What can we do?  Here is some advice for you to survive your “HOME FOR THE HOLIDAY” experience.

Take care of yourself.

Self-Care Suggestions

There are times when the emotions and pain associated with a rape or sexual assault can be overwhelming. These feelings can come immediately after the assault or many years later. The following are things that you can do to help take care of yourself as you recover from the assault that you experienced.

  • Make yourself a cup of tea, or a soothing warm drink.
  • If it is safe to do so, go for a walk.
  • Spend time talking with a trusted friend or family member.
  • Workout; exercise helps to increase your body’s production of endorphins which help you feel better.
  • Read a favorite book. 
  • Write in your journal.
  • Find a creative outlet – music, painting, writing poems, etc.
  • Sign up for a self-defense course – it may help you to feel more in control. Eat healthy food.
  • Most importantly, remind yourself that it is alright for you to feel these emotions – they are normal reactions to an abnormal event.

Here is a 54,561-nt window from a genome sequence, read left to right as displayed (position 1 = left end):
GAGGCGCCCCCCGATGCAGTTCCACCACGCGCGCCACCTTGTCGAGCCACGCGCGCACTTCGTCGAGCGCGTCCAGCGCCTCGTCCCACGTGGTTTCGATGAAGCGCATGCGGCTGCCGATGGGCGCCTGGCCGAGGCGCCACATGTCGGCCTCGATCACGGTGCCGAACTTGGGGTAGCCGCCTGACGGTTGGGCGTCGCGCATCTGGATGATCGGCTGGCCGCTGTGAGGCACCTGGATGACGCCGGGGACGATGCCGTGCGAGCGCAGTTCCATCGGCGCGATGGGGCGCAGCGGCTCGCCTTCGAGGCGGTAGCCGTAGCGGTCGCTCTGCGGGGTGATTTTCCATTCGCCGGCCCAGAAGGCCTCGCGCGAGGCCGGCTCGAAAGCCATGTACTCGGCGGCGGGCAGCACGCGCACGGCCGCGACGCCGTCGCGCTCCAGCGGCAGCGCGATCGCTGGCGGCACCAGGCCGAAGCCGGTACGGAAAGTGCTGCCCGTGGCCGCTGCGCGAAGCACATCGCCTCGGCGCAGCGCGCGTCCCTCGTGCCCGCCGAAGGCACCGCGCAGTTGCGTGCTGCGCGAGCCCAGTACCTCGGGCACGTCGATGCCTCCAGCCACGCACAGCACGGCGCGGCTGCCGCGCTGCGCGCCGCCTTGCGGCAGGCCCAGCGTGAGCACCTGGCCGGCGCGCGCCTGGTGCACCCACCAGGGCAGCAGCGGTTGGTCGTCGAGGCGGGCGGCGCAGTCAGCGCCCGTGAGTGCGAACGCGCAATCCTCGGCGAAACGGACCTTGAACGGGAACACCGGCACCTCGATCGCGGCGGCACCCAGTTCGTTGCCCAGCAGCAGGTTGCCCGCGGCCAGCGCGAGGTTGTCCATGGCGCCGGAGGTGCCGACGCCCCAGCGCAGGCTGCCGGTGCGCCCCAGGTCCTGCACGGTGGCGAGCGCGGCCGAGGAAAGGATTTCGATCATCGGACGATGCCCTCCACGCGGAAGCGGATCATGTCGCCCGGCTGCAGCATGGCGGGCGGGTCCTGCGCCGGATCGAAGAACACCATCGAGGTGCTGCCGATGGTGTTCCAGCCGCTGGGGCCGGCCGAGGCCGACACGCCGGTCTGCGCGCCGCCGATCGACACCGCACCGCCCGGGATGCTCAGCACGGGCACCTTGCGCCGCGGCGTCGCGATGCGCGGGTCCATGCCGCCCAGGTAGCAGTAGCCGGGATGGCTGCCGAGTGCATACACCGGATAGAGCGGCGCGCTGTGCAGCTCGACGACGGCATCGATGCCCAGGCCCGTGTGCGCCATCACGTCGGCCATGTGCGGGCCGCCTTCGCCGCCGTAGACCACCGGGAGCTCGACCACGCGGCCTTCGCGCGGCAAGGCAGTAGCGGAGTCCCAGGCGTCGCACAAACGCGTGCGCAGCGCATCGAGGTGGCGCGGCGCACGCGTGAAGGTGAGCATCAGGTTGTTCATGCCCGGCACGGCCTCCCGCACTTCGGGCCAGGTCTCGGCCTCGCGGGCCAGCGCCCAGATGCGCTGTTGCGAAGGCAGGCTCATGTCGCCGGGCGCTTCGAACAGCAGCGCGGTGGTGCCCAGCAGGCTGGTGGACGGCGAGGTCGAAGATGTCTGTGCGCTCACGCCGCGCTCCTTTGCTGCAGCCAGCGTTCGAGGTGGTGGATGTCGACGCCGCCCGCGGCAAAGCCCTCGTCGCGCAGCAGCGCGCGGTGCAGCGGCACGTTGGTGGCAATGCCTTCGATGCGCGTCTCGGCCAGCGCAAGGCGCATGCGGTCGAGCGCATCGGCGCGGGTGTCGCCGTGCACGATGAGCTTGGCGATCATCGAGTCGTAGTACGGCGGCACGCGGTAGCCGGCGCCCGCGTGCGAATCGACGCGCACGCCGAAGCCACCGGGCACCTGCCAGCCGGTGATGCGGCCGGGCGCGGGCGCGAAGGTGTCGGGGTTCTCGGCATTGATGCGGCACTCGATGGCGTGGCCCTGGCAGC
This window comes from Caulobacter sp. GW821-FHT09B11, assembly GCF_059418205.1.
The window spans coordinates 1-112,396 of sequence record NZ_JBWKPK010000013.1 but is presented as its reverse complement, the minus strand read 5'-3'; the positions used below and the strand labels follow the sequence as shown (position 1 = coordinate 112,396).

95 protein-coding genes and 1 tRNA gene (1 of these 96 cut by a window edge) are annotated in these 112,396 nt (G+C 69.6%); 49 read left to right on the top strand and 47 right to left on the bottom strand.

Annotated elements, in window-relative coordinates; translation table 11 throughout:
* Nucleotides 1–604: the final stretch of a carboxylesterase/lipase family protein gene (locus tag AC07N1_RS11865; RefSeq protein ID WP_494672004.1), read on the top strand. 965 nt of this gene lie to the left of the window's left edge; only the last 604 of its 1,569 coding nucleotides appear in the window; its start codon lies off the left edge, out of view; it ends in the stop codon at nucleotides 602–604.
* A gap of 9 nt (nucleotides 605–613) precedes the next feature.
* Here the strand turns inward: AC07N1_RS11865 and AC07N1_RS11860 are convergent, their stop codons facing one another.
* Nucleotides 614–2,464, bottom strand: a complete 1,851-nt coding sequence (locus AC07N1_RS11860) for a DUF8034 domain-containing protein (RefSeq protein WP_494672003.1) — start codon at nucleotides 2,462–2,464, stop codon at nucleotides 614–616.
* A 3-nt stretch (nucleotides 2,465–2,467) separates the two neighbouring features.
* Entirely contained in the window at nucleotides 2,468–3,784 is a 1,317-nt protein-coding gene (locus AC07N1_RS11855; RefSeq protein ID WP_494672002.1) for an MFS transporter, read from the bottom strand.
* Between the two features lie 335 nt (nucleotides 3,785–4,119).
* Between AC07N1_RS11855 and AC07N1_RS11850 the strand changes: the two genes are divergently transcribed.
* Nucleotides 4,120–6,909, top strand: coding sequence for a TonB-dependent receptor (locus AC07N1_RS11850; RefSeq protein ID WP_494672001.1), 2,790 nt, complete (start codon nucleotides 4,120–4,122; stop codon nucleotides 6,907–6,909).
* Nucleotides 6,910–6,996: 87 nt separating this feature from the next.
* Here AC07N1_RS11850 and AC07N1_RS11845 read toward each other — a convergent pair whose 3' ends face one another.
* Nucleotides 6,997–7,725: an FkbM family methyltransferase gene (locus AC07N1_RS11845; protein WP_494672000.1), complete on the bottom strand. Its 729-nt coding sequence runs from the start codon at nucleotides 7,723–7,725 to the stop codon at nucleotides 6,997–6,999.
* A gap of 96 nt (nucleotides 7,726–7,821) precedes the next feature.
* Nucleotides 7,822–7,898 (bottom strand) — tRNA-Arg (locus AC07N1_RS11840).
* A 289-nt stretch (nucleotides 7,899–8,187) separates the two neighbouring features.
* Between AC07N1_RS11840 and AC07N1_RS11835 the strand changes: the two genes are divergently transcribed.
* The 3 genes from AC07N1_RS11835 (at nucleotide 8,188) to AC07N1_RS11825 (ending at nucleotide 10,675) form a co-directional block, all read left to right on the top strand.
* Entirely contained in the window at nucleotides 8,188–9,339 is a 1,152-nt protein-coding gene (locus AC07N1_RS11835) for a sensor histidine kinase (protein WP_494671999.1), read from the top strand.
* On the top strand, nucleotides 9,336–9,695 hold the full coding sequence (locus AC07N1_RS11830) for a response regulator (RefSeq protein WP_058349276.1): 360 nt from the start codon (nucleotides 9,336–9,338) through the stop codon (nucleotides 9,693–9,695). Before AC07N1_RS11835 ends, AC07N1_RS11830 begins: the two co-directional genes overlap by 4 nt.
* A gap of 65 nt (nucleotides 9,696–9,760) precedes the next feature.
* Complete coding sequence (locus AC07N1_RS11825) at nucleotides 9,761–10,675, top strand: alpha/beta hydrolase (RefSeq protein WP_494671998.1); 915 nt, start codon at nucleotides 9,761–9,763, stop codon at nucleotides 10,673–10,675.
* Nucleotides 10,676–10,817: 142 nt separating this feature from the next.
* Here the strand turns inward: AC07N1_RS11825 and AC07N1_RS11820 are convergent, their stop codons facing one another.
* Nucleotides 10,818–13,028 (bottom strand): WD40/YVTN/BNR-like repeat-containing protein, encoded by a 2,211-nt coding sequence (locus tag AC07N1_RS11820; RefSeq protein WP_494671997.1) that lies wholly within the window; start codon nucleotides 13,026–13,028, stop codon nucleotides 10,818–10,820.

There are also some things that victims of rape or sexual assault do to cope that are better to avoid:
  • Relaying on alcohol or drug use.
  • Disclosing personal information in chat rooms or blogs.
  • Seeking out situations in which you feel unsafe.
  • Taking actions that undermine your self-worth.
  • Using food and unhealthy eating as a way to control your body and emotional state.
  • Inflicting harm on your body.
  • Blaming yourself for what happened.

Flashbacks:  What are Flashbacks?

Flashbacks are when memories of past traumas feel as if they are taking place in the current moment. These memories can take many forms: dreams, sounds, smells, images, body sensations, or overwhelming emotions. This re-experience of the trauma often seems to come from nowhere and, therefore, blurs the lines between past and present, leaving the individual feeling anxious, scared, powerless, or another emotion that they felt at the time of the trauma.